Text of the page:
LHL Attorneys on Wednesday filed a prospective class action proceeding at the South Gauteng High Court in Johannesburg, South Africa over what it alleges was the destruction of over €12 billion (ZAR 185 billion) in shareholder value resulting from the long-running accounting irregularities at Steinhoff. It is seeking the recovery of those losses.

There are 42 defendants in the lawsuit including Dutch incorporated Steinhoff International Holdings NV, its South African predecessor Steinhoff International Holdings., Absa, Germany’s Commerzbank AG, UK-based bank Standard Chartered Bank, auditors Deloitte and Rödl & Partner, and several former and current board members, such as former  Steinhoff International Holdings and Steinhoff International Holdings, NV CEO Markus Jooste, former CFO Ben la Grange and ex-Chairman and South African billionaire Christo Wiese.

Zain Lundell, of LHL Attorneys told CNBC Africa that once all respondents have been notified of the action a court date will be requested.

According to a statement from Steinhoff International Compensation Claims, the plaintiff who commenced the class action is being represented by the South African litigation firm, LHL Attorneys Inc and “has the backing of the Foundation Steinhoff International Compensation Claims, an initiative of institutional investors seeking a comprehensive, cross-jurisdictional recovery of losses suffered as a result of investments in various Steinhoff securities”.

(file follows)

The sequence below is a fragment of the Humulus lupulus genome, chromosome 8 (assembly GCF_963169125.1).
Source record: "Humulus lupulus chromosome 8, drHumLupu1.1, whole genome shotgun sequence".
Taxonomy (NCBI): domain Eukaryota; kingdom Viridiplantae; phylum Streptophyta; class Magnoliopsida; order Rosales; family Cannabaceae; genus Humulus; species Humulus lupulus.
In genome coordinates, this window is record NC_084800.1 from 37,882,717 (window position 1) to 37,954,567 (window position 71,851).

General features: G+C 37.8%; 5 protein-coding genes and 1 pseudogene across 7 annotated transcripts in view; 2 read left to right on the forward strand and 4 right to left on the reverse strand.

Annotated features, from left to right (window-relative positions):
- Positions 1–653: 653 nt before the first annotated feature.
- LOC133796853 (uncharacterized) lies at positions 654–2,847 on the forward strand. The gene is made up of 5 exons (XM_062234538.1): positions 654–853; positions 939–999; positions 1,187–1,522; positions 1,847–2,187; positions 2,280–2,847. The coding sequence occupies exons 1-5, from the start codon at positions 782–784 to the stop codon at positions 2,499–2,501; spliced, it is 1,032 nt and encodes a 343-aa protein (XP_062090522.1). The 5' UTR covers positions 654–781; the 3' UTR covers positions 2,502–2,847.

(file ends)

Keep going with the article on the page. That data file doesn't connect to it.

The lawsuit’s claims are on behalf of investors who purchased Steinhoff shares in the period from at least June 26, 2013 to December 5, 2017.

“Steinhoff has operated and continues to operate in and out of South Africa. Steinhoff’s shares pre-December 2015 were listed on the JSE and its post-December 2015 shares are registered and traded on both the JSE and FSE. Thousands of South African shareholders have been affected by the defendants’ conduct, including the largest pension fund in South Africa, so it was a logical decision to commence this true opt-out class action proceeding here in South Africa.

“South Africa has a well-established and reliable legal system with favourable legislation that we believe will allow aggrieved investors to be fairly compensated for their losses. Moreover, South Africa’s true opt-out class action procedure is superior to the proceedings available in the Netherlands and Germany and, thus, will contribute to the protection of all shareholders, large and small alike,” reckons Lundell.